ev-bio+math is how intelligence works. I'm telling you to study
ev-bio+math anyway, because it will help you understand human
intelligence and general optimization. After you have studied, you will
understand why you needed to study.
I should note that despite my skepticism, I'm quite open to the
possibility that if I study complexity theory, I will afterward slap
myself on the forehead and say, "I can't believe I tried to do this
without studying complexity theory." The question I deal with is
deciding where to spend limited study time - otherwise I'd study it all.
> I did read the documents. I knew about Bayes Theorem already.
Good for you. You do realize that Bayesian probability theory
encompasses a lot more territory than Bayes's Theorem?
> A lot of sound and fury, signifying nothing. You have no real
> conception of the limitations of mathematics, do you?
Yeah, right, a 21st-century human is going to know the "limitations" of
mathematics. After that, he'll tell me the limitations of science,
rationality, skepticism, observation, and reason. Because if he doesn't
see how to do something with mathematics, it can't be done.
> You don't seem to
> understand that the forces that shape thought and the forces that shape
> our evaluation of technical theories (each possibly separate forces,
> though related) might not be governed by your post-hoc bayesian analysis
> of them. That entire concept of the separation between an approximate
> description of a process and the mechanisms that actually *is* the
> process, is completely lost on you.
I understand quite well the difference between an approximation and an
ideal, or the difference between a design goal and a design. I won't
say it's completely futile to try to do without knowing what you're
doing, because some technology does get built that way. But my concern
is Friendly AI, not AI, so I utterly abjured and renounced my old ideas
of blind exploration. From now on, I said to myself, I understand
exactly what I'm doing *before* I do it.
> As I said at the outset, this is foolishness. I have read "Judgment
> Under Uncertainty", and Lakoff's "Women, Fire and Dangerous Things" ...
> sitting there on the shelf behind me.
Okay, you passed a couple of spot-checks, you're not a complete waste of
Though you still seem unclear on the realization that polymaths all
study *different* fields, so there's nothing impressive about being able
to name different communities. Anyone can rattle off the names of some
obscure books they've read. It's being able to answer at least some of
the time when someone else picks the question, that implies you're
getting at least a little real coverage. You seem to have some myopia
with respect to this, asking me why I was telling you to study
additional fields when I hadn't even studied every single one you'd
already studied. Some roads go on a long, long way. That *you* can
name things you've studied isn't impressive. Having Lakoff on the shelf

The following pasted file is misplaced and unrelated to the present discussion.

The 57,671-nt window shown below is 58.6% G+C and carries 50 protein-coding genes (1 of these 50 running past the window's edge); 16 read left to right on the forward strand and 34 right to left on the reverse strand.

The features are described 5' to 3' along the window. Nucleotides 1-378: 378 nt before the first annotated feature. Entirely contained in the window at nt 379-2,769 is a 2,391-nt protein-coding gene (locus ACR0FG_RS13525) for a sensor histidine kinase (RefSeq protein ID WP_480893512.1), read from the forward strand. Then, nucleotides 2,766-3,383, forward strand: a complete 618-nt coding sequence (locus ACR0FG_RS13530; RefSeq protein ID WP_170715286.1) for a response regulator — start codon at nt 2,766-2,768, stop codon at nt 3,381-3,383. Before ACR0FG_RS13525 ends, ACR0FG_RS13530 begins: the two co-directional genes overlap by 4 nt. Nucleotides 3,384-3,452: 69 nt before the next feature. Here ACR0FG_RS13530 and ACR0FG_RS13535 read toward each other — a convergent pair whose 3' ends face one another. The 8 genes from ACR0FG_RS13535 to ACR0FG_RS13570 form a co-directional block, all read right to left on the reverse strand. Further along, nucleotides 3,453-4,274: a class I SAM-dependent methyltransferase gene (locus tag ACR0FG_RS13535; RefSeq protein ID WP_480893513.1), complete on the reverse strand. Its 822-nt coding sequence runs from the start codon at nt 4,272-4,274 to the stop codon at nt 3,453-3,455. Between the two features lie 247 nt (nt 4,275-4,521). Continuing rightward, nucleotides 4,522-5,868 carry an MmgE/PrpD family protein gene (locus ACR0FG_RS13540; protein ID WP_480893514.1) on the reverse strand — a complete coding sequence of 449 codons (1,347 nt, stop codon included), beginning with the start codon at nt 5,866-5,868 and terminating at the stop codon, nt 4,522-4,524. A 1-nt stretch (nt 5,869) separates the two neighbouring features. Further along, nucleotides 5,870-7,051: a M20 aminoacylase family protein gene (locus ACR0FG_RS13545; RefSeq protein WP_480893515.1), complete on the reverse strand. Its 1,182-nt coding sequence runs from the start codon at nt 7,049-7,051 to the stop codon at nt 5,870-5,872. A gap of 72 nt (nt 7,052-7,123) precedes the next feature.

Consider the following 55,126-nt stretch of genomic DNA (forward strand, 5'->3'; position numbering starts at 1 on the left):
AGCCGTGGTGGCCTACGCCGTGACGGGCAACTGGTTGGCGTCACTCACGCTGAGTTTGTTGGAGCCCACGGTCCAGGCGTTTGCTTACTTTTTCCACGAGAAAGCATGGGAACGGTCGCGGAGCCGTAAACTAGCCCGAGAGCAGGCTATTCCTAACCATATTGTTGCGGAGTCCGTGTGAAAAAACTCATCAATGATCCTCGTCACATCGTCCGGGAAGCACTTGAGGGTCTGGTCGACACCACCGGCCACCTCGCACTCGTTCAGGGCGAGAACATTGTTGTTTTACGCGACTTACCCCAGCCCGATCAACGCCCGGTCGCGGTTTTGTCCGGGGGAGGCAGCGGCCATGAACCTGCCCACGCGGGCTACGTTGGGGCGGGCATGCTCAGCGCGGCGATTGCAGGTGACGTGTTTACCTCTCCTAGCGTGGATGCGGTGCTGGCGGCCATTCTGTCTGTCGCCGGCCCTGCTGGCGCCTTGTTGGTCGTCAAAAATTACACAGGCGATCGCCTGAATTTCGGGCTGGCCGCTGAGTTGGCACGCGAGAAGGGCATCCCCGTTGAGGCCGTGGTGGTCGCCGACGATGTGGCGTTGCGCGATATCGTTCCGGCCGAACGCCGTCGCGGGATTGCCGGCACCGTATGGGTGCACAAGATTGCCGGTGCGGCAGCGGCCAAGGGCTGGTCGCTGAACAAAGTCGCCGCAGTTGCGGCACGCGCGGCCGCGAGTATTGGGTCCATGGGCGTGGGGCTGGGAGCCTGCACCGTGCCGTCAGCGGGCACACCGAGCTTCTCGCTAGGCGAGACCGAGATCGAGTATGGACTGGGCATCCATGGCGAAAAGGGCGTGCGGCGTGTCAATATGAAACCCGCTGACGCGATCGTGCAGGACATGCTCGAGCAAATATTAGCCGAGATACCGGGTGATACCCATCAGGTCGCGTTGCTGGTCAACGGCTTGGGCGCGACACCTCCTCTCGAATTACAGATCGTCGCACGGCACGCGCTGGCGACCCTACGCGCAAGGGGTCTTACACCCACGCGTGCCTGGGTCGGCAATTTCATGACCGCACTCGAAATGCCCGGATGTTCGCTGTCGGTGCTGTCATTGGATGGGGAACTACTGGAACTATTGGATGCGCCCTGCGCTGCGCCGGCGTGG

behind you does imply you're not a total n00bie, not because Lakoff is
so important, but because I selected the question instead of you.
>> Also known as Mainstream AI: the predicate logic users,
>> connectionists, and artificial evolutionists. What they know about
>> goal hierarchies and planning systems is quite different from what
>> decision theorists know about expected utility maximization, though of
>> course there's some overlap.
> I was conjoining the decision theorists with the hard AI group, since
> most of the AI people I know are perfectly familiar with the latter.
Non sequitur. AI people may know some decision theory, it doesn't mean
that decision theory is identical to AI.
I would guess that not many AI people can spot-read the difference between:
p(A -> B)
>>> COMMUNITY (C)
>>> Those to whom the term "edge of chaos" is not just something they
>>> learned from James Gleick. These people are comfortable with the
>>> idea that mathematics is a fringe activity that goes on at the
>>> tractable edge of a vast abyss of completely intractable systems and
>>> equations. When they use the term "non-linear" they don't mean
>>> something that is not a straight line, nor are they talking about
>>> finding tricks that yield analytic solutions to certain nonlinear
>>> equations. They are equally comfortable talking about a national
>>> economy and a brain as a "CAS" and they can point to meaningful
>>> similarities in the behavior of these two sorts of system. Almost
>>> all of these people are seriously well versed in mathematics, but
>>> unlike the main body of mathematicians proper, they understand the
>>> limitations of analytic attempts to characterize systems in the real
>> I'm not part of community C and I maintain an extreme skepticism of
>> its popular philosophy, as opposed to particular successful technical
>> applications, for reasons given in "A Technical Explanation of
>> Technical Explanation".
> You speak from a profound lack of depth in the one field where depth of
> understanding is most important. You mistake "particular successful
> technical applications" for the issues of most importance to AI.
> There is nothing wrong with skepticism. If it is based on
> understanding, rather than wilful, studied ignorance.
"Shut up and learn" is a plaint to which I am, in general, prepared to
be sympathetic. But you're not the only one with recommendations. Give
me one example of a technical understanding, one useful for making
better-than-random guesses about specific observable outcomes, which
derives from chaos theory. Phil Goetz, making stuff up at random, gave
decent examples of what I'm looking for. Make a good enough case, and
I'll put chaos theory on the head of my menu.
Many people are easily fooled into thinking they have attained some
tremendously important and significant understanding of something they
are still giving maxentropy probability distributions about, the qualia
crowd being one obvious example. Show me this isn't so of chaos theory.
>>> Those who could give you a reasonable account of where Penrose,
>>> Chalmers and Dennett would stand with respect to one another. They
>>> could easily distinguish the Hard Problem from other versions of the
>>> consciousness issue, even if they might disagree with Chalmers about
>>> the conclusion to be drawn. They know roughly what supervenience
>>> is. The could certainly distinguish functionalism (various breeds
>>> thereof) from epiphenomenalism and physicalism, and they could talk
>>> about what various camps thought about the issues of dancing,
>>> inverted and absent qualia.
>> Sadly I recognize every word and phrase in this paragraph, legacy of a
>> wasted childhood, like being able to sing the theme song from
> Shame. There is valuable stuff buried in among the dross.
If you've read _Technical Explanation_, you know my objection.
Mysterious answers to mysterious questions. "Qualia" reifies the
confusion into a substance, as did "phlogiston" and "elan vital".
-- Eliezer S. Yudkowsky http://intelligence.org/ Research Fellow, Singularity Institute for Artificial Intelligence